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Windows patch notes
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windows

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Description:

Some security updates appear to be missing: why?
When looking down the release dates for Windows, you may notice that some months have no listing. The exact causes for missing months can vary, but there are generally four main reasons:
  • Earlier patches have been included in a Service Pack. When Windows XP Service Pack 3 was finalised in April 2008, all individual patches included with this service pack were removed from this site. This means you will no longer need to download the ridiculous number of patches released between 2001 and 2008. All up, there are over 1000 fixes included in Windows XP SP3. Likewise Vista SP2 includes updates and fixes released in 2007, through to mid 2009.
  • Microsoft did not release any security patches for a particular operating system in that month.
  • Patches were superseded by newer releases.
  • Some patches were released, but they are not needed if you have the latest software release or service pack installed (in other words, they only apply to earlier Service Packs and the latest Service Pack doesn't need those particular updates).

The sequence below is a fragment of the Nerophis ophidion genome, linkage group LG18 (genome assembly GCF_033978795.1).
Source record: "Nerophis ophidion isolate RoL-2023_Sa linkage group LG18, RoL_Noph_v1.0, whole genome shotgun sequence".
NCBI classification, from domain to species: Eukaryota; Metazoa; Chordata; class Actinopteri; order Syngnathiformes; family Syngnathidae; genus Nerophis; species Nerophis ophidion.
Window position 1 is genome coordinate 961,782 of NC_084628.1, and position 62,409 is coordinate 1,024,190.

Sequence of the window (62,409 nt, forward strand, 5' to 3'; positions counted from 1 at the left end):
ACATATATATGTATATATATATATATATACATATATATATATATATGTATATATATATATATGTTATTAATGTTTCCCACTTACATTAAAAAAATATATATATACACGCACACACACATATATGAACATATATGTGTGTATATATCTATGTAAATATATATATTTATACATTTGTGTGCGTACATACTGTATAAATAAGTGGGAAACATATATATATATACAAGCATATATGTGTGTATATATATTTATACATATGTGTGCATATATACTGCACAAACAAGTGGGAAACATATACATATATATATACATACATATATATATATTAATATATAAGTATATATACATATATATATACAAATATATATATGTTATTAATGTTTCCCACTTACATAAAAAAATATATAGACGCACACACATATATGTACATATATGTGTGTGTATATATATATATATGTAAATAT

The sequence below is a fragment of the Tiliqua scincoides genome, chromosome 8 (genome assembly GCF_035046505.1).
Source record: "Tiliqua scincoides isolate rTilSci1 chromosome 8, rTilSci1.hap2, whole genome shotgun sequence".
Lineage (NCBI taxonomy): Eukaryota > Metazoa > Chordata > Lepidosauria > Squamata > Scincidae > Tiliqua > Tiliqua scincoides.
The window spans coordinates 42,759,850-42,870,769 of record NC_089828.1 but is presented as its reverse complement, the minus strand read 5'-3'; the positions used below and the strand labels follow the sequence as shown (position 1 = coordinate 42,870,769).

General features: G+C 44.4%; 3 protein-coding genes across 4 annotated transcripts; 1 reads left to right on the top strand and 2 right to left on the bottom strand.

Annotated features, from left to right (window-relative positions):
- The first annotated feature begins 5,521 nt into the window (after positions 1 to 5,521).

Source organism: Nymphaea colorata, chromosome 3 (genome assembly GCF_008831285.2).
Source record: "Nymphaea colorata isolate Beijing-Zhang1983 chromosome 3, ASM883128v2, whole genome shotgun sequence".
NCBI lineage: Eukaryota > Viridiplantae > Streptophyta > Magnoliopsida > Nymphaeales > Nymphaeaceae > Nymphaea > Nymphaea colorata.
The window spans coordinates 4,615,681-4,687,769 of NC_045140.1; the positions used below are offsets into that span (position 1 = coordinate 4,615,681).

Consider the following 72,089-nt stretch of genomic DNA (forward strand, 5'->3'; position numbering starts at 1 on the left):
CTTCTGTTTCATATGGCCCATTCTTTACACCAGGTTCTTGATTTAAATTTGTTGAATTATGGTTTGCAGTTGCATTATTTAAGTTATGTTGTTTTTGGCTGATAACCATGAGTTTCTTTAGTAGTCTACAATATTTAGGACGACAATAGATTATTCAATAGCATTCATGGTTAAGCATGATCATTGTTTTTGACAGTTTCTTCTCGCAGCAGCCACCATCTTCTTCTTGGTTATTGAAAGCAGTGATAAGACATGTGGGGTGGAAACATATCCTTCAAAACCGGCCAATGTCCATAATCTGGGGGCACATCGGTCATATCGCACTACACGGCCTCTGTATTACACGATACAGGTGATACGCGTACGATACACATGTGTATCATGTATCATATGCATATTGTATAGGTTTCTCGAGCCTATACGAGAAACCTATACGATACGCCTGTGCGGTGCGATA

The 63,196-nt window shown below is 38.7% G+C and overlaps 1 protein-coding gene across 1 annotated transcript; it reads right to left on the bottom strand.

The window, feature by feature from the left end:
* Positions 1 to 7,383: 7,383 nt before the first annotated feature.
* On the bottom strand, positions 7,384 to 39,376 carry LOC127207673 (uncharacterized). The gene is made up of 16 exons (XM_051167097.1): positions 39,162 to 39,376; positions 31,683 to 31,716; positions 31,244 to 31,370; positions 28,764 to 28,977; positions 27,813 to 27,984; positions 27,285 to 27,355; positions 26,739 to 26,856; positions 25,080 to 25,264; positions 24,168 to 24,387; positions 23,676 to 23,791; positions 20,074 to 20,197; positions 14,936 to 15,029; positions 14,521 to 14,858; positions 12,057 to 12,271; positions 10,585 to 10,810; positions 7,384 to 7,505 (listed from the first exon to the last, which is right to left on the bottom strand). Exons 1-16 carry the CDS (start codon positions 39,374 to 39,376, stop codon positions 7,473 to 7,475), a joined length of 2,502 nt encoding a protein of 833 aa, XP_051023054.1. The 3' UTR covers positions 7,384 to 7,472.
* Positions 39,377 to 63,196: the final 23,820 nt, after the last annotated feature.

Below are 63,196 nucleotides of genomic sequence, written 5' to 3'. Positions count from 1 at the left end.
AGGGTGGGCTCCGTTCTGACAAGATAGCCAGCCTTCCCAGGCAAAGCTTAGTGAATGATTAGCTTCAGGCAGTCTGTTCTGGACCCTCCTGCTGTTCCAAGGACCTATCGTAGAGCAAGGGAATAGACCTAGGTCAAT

Months with no patches for Windows 7, XP or Vista
  • November 2010 - there were no patches released for Windows 7, Vista or XP.
  • July 2010 - there were no patches for Window 7 32-bit (but importantly there was one for the 64-bit release). Vista had no security updates (for either the 32 or 64-bit versions)
  • November 2009 - there were no patches released for Windows 7.
  • May 2009 - there were no patches released for Windows Vista or Windows XP.
  • May 2008 - there were no patches released for Windows XP. A security update for the Microsoft Jet service was released, but this is only needed if you have this feature: most PCs do not have it. See Microsoft's article KB950749 for details.


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What Windows updates should I download?
Our view is simple when it comes to Windows patches: you update to the latest service pack, then install any updates that are subsequently released. You should also update any other software such as Media Player (currently version 11) and Internet Explorer (currently version 8), then patch those programs too.

Windows XP
Windows XP SP3 was released in April 2008 and this included every patch that had been released since Service Pack 1a*. As mentioned above, there were no XP updates in May 2008. This means you need only apply June 2008 onwards for Windows XP SP3.

What is on your system now: Right click on My Computer, select Properties. In the window that appears, it should be showing the General tab. If not, click the General tab at the top. On the right side, under the heading 'System' it will state your version of Windows XP. The last line under the System heading will state which Service Pack you have: Service Pack 1a, Service Pack 2 or Service Pack 3. If there is no mention of a service pack, then you have the original release of XP.

*This next bit is going to get confusing. Microsoft stopped supporting the early releases of Windows XP. In other words, you can't apply SP3 unless you have, at bare minimum, Windows XP SP1a. However, Service Pack 2 includes all of Service Pack 1a. So...

What to install:
  • If you have Windows XP original (with no Service Pack), you must install Service Pack 2 first, followed by Service Pack 3 and then the updates from June 2008 onwards.